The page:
For the full story of what happened in Poland in 1998, you’ll have to read Pierce’s book. No, he hasn’t written it yet, but consider this to be my formal demand for it. In a nutshell, Pierce and a team of educators were called upon to found a school that would serve the towns of Poland, Minot, and Mechanic Falls. The new team of educators brought titanic energy and bold ideas to the task. Poland Regional High School, as it came to be called, was founded on values such as culturally responsible pedagogy, interdisciplinary curriculum, and student-centered teaching and learning. The teachers spoke of strange things like a “culture of fairness and trust,” “family engagement,” and “community partnerships.” Pierce explains: “We had a very democratic governance system that included student, teacher, and parent input, led by our ‘vision keepers,’ which made decisions by consensus.” Academics tended to be interdisciplinary. And in order to graduate, all seniors had to complete a senior project and a college application. Once a year, a “State of the School” day invited the community to reflect on what was working and what needed improvement. Pierce is the first to admit that his administration didn’t communicate particularly well with the community. Families were confused about the new school’s methods. Kids were suspicious (“Why are the pep rallies so weird?”). Pierce held his ground: he knew that they were doing right by the kids, that emphasis on creating a caring school culture that held every student to high expectations was essential.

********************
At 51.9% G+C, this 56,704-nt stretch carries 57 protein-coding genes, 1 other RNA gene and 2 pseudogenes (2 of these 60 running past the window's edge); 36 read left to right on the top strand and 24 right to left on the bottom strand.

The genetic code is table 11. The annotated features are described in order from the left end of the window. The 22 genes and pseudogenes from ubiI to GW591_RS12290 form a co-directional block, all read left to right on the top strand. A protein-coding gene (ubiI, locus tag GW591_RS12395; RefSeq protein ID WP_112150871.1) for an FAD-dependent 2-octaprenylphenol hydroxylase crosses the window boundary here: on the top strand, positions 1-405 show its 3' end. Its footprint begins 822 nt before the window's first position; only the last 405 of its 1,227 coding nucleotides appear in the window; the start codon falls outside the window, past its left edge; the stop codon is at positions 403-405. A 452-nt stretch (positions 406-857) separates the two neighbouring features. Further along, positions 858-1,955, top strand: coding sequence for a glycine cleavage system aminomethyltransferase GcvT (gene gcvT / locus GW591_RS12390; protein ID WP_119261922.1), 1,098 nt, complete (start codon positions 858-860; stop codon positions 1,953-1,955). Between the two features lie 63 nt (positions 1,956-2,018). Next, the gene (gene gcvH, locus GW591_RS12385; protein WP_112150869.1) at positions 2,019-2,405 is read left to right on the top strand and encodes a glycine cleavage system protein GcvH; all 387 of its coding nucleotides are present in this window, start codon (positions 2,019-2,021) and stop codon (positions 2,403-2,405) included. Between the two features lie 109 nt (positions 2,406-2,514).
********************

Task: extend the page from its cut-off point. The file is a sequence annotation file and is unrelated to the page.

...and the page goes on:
After a rocky first year—which Pierce describes with all the hilarity and perfect timing of a standup comedian—the school hit its stride. Initially, Pierce was the dean of faculty, but in 2002 he was promoted to principal. Even the most suspicious parents eventually came around, and under Pierce’s leadership 98 percent of parents reported in a survey that they felt their children were “challenged to their highest potential.”